Published by HarperCollins
Summary: Sicily is dismayed to learn she’ll be starting sixth grade at the new middle school, leaving her three best friends behind. School turns out okay, as Sicily reconnects with an old friend from kindergarten, whose cute seventh-grade cousin Michael is living with the family. Things hit a snag, though, when Sicily’s class is assigned a project on their family’s heritage, and some of her classmates question how she can be both Black and Latinx (Panamanian). Sicily begins to explore her culture through research, conversations with family members, and writing, something she has always felt passionate about. She has a chance to write for a new school magazine, but the mean girl editor discourages her. With inspiration from both her late grandfather’s journals and her new friend Michael, Sicily finally decides to persevere with her writing and produces something she can truly be proud of. Includes a glossary and author’s note. 304 pages; grades 4-7.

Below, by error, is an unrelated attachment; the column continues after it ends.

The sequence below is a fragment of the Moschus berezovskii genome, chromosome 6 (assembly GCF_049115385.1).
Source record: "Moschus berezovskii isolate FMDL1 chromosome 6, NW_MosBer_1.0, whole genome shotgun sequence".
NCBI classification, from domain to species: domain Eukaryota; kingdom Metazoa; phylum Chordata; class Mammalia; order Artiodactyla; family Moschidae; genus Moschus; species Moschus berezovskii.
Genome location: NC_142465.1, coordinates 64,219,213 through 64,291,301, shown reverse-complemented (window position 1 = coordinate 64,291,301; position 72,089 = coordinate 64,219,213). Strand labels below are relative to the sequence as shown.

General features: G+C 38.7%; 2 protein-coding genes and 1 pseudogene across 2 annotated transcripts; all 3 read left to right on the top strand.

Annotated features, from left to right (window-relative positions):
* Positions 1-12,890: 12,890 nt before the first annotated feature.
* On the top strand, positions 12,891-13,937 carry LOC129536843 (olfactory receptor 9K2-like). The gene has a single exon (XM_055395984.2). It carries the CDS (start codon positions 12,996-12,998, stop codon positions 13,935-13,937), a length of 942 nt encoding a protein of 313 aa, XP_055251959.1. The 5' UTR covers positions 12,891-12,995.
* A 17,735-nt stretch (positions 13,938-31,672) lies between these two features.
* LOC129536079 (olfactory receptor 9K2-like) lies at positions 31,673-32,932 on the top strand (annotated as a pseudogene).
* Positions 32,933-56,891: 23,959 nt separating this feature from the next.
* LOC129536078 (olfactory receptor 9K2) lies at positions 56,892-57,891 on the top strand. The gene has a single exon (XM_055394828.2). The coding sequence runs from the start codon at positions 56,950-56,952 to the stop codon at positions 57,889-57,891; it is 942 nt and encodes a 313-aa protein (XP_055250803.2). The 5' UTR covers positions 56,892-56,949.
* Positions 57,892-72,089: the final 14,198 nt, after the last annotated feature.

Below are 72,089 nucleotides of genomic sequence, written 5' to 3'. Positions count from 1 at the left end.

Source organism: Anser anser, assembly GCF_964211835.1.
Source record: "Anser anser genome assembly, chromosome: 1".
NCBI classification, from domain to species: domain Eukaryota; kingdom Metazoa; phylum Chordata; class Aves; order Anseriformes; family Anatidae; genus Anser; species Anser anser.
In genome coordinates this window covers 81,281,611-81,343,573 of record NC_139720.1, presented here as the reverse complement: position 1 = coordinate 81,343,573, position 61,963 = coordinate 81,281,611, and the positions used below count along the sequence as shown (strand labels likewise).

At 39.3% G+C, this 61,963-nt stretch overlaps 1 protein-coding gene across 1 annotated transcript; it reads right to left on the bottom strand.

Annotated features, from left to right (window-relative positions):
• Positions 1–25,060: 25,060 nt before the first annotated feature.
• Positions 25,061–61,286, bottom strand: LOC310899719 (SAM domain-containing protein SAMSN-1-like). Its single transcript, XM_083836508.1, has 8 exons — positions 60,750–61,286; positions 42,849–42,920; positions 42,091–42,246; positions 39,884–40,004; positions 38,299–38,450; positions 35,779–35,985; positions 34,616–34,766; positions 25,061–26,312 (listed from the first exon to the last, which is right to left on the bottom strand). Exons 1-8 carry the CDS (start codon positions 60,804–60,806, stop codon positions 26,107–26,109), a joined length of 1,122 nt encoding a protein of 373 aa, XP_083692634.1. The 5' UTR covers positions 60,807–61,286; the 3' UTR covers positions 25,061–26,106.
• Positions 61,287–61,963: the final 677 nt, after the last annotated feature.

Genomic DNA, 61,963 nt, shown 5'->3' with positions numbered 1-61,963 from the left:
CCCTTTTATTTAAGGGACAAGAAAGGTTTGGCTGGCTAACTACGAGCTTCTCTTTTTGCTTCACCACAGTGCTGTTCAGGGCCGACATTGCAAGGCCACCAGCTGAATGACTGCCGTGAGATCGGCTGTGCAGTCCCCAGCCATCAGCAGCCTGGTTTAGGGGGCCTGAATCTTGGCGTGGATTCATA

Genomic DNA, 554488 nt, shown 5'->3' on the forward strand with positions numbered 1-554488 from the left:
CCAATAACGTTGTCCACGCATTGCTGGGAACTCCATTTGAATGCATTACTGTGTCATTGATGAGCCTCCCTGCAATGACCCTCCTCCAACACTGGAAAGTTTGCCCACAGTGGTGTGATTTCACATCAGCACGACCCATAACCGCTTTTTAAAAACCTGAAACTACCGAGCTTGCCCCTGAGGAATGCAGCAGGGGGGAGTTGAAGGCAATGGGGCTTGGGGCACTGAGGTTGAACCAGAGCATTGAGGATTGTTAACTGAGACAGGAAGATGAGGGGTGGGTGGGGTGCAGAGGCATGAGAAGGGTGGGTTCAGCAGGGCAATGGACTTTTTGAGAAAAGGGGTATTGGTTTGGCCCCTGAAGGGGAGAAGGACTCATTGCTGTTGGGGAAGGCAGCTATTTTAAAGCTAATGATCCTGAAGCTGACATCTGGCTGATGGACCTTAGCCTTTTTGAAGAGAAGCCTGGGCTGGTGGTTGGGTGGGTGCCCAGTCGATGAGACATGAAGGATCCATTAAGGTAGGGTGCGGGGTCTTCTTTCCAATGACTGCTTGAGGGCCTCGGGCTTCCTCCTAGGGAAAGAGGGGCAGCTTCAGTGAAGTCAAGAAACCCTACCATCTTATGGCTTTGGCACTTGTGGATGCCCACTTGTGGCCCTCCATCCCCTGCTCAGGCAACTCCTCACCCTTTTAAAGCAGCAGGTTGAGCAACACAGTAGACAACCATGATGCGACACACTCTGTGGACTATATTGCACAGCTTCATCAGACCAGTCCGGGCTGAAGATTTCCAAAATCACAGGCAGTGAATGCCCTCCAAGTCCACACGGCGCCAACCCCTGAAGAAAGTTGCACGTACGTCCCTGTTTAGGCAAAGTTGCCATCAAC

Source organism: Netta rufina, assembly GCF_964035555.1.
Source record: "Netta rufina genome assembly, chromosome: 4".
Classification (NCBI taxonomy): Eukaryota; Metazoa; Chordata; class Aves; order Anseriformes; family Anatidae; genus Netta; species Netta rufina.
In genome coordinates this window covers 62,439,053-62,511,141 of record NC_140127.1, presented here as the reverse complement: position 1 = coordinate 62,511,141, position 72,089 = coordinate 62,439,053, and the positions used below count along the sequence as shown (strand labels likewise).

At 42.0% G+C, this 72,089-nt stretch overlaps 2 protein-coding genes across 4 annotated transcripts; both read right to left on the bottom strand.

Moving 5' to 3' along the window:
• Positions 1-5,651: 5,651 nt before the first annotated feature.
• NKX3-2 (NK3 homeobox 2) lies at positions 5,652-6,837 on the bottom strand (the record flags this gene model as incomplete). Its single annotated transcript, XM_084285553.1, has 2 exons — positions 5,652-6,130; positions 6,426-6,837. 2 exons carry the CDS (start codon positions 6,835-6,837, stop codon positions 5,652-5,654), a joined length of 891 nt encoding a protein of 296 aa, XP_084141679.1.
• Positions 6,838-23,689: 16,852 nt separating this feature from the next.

Pros: Sicily is a smart and sensitive narrator whose passion for writing and curiosity about her culture will educate and inspire readers. Subplots about a fight with her grandmother over her hair and a ruined dress she tries to keep a secret from her mom add to the authenticity of the story.
Cons: Sometimes the story felt a little too much like a vehicle for educating readers about Black Panamanian culture.